Ipswich Town: Blues ace Michael Chopra charged with race fixing
IPSWICH Town striker Michael Chopra has been charged with race fixing by the British Horseracing Authority.
The Blues centre forward is one of three footballers accused of conspiring to fix races between November 1, 2010 and March 2011.
the 28-year-old signed for Ipswich in June 2011.
Chopra is alleged to have conspired with Nottingham Forest midfielder James Coppinger, and former Manchester United and England under-21 international Mark Wilson, currently unattached, and jockey Andrew Heffernen to fix races.
Chopra, Wilson and Coppinger - who was a former Town target - are all charged with conspiring to “commit a corrupt or fraudulent practice” under the rules of racing.
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If found guilty of the charges they face long bans from involvement with racing, including attending racecourses or talking to licensed individuals. The entry-level for the offences is a three-year ban.
Heffernan, who is now based in Australia, faces five charges of corruption, including one of stopping a horse, one of accepting a bribe and two of breaking the rules regarding the use of inside information
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Chopra, Coppinger and Wilson are alleged to have been part of a fixing operation that also included five other individuals not licensed under the rules of racing.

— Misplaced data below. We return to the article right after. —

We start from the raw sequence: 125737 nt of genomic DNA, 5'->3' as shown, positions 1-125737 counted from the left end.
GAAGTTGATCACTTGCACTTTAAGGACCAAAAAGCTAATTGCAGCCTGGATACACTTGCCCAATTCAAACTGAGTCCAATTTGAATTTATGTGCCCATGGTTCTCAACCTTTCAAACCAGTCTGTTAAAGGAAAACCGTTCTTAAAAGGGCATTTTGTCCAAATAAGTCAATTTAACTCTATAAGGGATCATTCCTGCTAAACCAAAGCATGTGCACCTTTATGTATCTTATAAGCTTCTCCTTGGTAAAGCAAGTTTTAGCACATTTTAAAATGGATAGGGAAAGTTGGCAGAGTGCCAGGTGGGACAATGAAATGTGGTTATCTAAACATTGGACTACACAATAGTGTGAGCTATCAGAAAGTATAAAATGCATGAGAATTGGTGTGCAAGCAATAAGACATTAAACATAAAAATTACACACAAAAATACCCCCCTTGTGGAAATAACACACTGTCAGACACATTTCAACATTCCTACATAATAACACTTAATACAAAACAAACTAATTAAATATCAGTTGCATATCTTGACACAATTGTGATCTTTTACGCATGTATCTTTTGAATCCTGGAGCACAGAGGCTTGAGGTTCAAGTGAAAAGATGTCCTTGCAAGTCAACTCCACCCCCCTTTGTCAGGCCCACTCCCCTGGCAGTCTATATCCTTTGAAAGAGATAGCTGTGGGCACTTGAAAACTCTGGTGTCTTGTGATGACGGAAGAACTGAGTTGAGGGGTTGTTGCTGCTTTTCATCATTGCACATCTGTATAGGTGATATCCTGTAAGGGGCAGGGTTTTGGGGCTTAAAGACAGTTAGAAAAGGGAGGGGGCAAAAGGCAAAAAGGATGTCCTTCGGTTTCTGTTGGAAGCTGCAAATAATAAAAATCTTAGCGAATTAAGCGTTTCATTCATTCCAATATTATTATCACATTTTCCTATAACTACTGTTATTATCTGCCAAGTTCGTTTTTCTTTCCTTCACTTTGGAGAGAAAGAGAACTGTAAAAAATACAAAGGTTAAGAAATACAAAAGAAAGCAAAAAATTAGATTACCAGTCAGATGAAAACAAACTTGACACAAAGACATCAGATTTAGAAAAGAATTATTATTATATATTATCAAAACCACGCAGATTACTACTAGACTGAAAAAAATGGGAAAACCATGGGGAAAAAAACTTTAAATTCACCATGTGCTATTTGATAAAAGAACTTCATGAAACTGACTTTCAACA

The charges follow an investigation into suspicious betting activity on a number of races by the British Horseracing Authority (BHA).
The allegations focus on horses being laid to lose on betting exchanges in races that took place between November 1, 2010 and March, 31 2011.
Chopra has a long-standing gambling addiction and, in Ocotber last year, spoke of his struggle to overcome his habit.
Paul Scotney, the BHA’s integrity, compliance and licensing director, said: “The charges BHA has issued are the result of a long and complicated investigation. This process has taken significant time and resources.
“However, investigations such as these are very similar to fraud investigations and as such are complex and time consuming. Furthermore, we encountered difficulties in obtaining telephone records from certain individuals who refused to co-operate.
“This resulted in us having to make a number of applications to the High Court for orders against their mobile telephone service providers for disclosure of the relevant records. We hope that the announcement demonstrates our commitment to deterring and detecting wrong-doing and taking action against those who we believe to have breached the rules.
“However, race-goers and those betting on British Racing should be reassured that instances of this nature are extremely rare and that the overwhelming majority of races are free of suspicion.”
It is understood the police have been kept informed of the BHA’s investigation but no criminal charges have been announced.